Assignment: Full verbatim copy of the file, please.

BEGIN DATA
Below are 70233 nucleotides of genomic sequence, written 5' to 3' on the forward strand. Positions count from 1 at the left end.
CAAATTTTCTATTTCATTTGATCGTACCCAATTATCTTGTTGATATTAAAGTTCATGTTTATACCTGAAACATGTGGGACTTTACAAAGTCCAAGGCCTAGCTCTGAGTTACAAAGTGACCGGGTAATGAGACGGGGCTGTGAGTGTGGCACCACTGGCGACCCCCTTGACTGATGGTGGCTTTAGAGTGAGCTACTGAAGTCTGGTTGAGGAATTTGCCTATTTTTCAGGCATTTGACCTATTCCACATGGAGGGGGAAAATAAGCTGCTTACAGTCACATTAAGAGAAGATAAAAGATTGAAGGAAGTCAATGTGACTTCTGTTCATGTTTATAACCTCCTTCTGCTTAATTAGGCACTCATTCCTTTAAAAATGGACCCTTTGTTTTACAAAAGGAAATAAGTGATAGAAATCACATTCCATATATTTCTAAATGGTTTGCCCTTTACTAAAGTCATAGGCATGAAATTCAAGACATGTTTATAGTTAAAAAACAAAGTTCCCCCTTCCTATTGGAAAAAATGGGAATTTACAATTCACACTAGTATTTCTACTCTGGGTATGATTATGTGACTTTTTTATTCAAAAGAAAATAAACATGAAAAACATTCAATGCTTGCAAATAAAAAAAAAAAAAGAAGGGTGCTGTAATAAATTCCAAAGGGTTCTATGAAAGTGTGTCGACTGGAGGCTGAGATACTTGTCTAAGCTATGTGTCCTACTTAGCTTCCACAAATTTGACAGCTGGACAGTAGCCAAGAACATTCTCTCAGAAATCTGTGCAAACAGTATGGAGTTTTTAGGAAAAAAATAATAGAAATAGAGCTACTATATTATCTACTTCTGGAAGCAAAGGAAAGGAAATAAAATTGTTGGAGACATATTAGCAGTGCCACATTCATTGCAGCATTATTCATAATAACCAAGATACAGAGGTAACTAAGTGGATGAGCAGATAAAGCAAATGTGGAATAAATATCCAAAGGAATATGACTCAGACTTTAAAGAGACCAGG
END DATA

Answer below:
Below are 70233 nucleotides of genomic sequence, written 5' to 3' on the forward strand. Positions count from 1 at the left end.
CAAATTTTCTATTTCATTTGATCGTACCCAATTATCTTGTTGATATTAAAGTTCATGTTTATACCTGAAACATGTGGGACTTTACAAAGTCCAAGGCCTAGCTCTGAGTTACAAAGTGACCGGGTAATGAGACGGGGCTGTGAGTGTGGCACCACTGGCGACCCCCTTGACTGATGGTGGCTTTAGAGTGAGCTACTGAAGTCTGGTTGAGGAATTTGCCTATTTTTCAGGCATTTGACCTATTCCACATGGAGGGGGAAAATAAGCTGCTTACAGTCACATTAAGAGAAGATAAAAGATTGAAGGAAGTCAATGTGACTTCTGTTCATGTTTATAACCTCCTTCTGCTTAATTAGGCACTCATTCCTTTAAAAATGGACCCTTTGTTTTACAAAAGGAAATAAGTGATAGAAATCACATTCCATATATTTCTAAATGGTTTGCCCTTTACTAAAGTCATAGGCATGAAATTCAAGACATGTTTATAGTTAAAAAACAAAGTTCCCCCTTCCTATTGGAAAAAATGGGAATTTACAATTCACACTAGTATTTCTACTCTGGGTATGATTATGTGACTTTTTTATTCAAAAGAAAATAAACATGAAAAACATTCAATGCTTGCAAATAAAAAAAAAAAAAGAAGGGTGCTGTAATAAATTCCAAAGGGTTCTATGAAAGTGTGTCGACTGGAGGCTGAGATACTTGTCTAAGCTATGTGTCCTACTTAGCTTCCACAAATTTGACAGCTGGACAGTAGCCAAGAACATTCTCTCAGAAATCTGTGCAAACAGTATGGAGTTTTTAGGAAAAAAATAATAGAAATAGAGCTACTATATTATCTACTTCTGGAAGCAAAGGAAAGGAAATAAAATTGTTGGAGACATATTAGCAGTGCCACATTCATTGCAGCATTATTCATAATAACCAAGATACAGAGGTAACTAAGTGGATGAGCAGATAAAGCAAATGTGGAATAAATATCCAAAGGAATATGACTCAGACTTTAAAGAGACCAGG